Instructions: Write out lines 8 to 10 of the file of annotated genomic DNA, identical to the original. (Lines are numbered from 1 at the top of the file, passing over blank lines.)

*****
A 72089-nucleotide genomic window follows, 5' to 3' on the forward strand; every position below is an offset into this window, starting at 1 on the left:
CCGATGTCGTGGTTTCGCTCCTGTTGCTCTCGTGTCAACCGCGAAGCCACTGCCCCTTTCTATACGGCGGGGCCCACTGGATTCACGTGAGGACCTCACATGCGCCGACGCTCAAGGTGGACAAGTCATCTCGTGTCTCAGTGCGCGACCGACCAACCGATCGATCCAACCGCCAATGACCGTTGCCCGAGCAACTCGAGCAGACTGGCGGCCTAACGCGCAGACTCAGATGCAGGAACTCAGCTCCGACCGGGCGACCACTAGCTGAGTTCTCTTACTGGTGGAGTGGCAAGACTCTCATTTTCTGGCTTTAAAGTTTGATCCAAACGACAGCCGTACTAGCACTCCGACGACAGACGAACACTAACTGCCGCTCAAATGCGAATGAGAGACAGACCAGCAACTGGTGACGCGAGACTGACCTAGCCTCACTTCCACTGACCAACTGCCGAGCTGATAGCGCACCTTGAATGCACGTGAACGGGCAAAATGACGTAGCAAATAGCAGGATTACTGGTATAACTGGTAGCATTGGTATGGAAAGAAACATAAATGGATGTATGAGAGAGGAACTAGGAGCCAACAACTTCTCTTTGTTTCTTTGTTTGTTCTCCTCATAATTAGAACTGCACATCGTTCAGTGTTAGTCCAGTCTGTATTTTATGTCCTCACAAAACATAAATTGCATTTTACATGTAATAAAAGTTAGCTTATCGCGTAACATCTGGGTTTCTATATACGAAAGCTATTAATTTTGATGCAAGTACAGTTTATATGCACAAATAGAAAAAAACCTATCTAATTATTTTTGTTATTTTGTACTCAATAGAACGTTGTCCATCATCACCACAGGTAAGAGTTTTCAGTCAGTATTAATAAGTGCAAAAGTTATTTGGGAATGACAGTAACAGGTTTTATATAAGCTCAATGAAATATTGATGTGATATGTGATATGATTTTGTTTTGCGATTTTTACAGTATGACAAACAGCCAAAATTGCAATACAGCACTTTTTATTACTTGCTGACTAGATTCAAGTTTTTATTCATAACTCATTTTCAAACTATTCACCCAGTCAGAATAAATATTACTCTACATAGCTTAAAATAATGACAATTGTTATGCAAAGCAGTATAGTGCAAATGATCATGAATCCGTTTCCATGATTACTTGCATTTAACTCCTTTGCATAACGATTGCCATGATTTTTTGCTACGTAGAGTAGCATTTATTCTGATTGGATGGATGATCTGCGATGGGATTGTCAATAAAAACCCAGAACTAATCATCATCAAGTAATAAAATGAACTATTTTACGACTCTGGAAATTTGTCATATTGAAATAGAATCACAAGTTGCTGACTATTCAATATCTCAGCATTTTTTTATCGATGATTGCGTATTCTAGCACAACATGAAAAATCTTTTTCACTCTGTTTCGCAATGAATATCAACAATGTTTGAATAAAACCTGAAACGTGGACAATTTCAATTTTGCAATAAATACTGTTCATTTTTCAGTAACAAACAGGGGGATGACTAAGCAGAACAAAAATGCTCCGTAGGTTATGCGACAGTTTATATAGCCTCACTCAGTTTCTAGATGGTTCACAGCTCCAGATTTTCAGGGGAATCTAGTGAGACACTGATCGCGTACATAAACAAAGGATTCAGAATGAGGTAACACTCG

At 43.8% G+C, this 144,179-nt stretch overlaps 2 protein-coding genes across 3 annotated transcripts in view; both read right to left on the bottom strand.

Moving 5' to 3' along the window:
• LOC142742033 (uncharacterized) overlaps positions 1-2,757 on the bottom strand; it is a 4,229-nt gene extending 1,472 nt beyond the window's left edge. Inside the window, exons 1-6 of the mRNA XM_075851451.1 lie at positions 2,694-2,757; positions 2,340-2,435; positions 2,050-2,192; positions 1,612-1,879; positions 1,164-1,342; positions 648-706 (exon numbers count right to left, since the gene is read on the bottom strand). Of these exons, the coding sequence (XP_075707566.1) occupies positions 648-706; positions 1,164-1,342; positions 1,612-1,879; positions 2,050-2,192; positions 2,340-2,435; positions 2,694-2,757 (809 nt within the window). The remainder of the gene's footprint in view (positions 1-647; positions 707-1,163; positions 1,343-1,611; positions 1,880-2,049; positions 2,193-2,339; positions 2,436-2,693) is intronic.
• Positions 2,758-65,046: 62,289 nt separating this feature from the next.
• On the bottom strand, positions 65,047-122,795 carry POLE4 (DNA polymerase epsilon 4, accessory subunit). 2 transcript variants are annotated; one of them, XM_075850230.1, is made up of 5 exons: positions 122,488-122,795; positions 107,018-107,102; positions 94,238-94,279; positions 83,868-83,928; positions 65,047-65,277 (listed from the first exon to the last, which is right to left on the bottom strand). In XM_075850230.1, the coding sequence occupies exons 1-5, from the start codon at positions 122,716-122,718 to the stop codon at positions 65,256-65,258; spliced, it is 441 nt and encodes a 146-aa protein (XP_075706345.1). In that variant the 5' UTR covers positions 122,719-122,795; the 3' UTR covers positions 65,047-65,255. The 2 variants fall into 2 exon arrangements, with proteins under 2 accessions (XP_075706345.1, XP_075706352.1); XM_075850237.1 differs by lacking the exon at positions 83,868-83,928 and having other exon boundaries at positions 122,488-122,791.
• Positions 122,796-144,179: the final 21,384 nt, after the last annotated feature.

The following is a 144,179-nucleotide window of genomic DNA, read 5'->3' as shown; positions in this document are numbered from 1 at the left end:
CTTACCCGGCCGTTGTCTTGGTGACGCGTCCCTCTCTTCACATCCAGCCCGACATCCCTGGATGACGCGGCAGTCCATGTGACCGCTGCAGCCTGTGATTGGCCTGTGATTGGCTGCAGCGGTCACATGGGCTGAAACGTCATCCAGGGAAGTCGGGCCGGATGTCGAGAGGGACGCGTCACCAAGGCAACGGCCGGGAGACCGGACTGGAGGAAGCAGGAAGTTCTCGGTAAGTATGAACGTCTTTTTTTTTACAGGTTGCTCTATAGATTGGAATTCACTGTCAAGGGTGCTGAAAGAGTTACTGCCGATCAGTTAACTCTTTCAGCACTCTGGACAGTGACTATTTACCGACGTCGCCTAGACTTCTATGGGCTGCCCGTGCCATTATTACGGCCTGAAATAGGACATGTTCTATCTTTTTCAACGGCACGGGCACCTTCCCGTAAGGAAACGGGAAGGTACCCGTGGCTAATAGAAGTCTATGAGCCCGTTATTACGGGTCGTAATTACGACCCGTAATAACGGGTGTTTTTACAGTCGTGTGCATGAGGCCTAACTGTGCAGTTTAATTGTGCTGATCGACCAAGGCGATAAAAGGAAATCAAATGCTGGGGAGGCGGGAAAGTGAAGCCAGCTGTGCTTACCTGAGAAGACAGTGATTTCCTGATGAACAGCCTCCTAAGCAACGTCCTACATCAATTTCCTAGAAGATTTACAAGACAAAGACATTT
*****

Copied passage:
• Positions 122,796-144,179: the final 21,384 nt, after the last annotated feature.

The following is a 144,179-nucleotide window of genomic DNA, read 5'->3' as shown; positions in this document are numbered from 1 at the left end:
CTTACCCGGCCGTTGTCTTGGTGACGCGTCCCTCTCTTCACATCCAGCCCGACATCCCTGGATGACGCGGCAGTCCATGTGACCGCTGCAGCCTGTGATTGGCCTGTGATTGGCTGCAGCGGTCACATGGGCTGAAACGTCATCCAGGGAAGTCGGGCCGGATGTCGAGAGGGACGCGTCACCAAGGCAACGGCCGGGAGACCGGACTGGAGGAAGCAGGAAGTTCTCGGTAAGTATGAACGTCTTTTTTTTTACAGGTTGCTCTATAGATTGGAATTCACTGTCAAGGGTGCTGAAAGAGTTACTGCCGATCAGTTAACTCTTTCAGCACTCTGGACAGTGACTATTTACCGACGTCGCCTAGACTTCTATGGGCTGCCCGTGCCATTATTACGGCCTGAAATAGGACATGTTCTATCTTTTTCAACGGCACGGGCACCTTCCCGTAAGGAAACGGGAAGGTACCCGTGGCTAATAGAAGTCTATGAGCCCGTTATTACGGGTCGTAATTACGACCCGTAATAACGGGTGTTTTTACAGTCGTGTGCATGAGGCCTAACTGTGCAGTTTAATTGTGCTGATCGACCAAGGCGATAAAAGGAAATCAAATGCTGGGGAGGCGGGAAAGTGAAGCCAGCTGTGCTTACCTGAGAAGACAGTGATTTCCTGATGAACAGCCTCCTAAGCAACGTCCTACATCAATTTCCTAGAAGATTTACAAGACAAAGACATTT